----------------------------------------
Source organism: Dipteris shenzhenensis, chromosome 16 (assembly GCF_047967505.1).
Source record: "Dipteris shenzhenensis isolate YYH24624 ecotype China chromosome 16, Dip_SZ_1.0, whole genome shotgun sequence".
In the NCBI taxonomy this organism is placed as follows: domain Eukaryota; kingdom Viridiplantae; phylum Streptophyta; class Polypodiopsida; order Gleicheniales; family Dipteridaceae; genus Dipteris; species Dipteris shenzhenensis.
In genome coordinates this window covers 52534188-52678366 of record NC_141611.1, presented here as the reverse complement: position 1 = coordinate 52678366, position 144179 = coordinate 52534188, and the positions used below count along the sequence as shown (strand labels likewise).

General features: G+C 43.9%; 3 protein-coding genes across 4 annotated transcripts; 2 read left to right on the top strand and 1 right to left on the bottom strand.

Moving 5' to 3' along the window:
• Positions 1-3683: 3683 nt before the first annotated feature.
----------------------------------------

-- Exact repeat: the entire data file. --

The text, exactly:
Source organism: Dipteris shenzhenensis, chromosome 16 (assembly GCF_047967505.1).
Source record: "Dipteris shenzhenensis isolate YYH24624 ecotype China chromosome 16, Dip_SZ_1.0, whole genome shotgun sequence".
In the NCBI taxonomy this organism is placed as follows: domain Eukaryota; kingdom Viridiplantae; phylum Streptophyta; class Polypodiopsida; order Gleicheniales; family Dipteridaceae; genus Dipteris; species Dipteris shenzhenensis.
In genome coordinates this window covers 52534188-52678366 of record NC_141611.1, presented here as the reverse complement: position 1 = coordinate 52678366, position 144179 = coordinate 52534188, and the positions used below count along the sequence as shown (strand labels likewise).

General features: G+C 43.9%; 3 protein-coding genes across 4 annotated transcripts; 2 read left to right on the top strand and 1 right to left on the bottom strand.

Moving 5' to 3' along the window:
• Positions 1-3683: 3683 nt before the first annotated feature.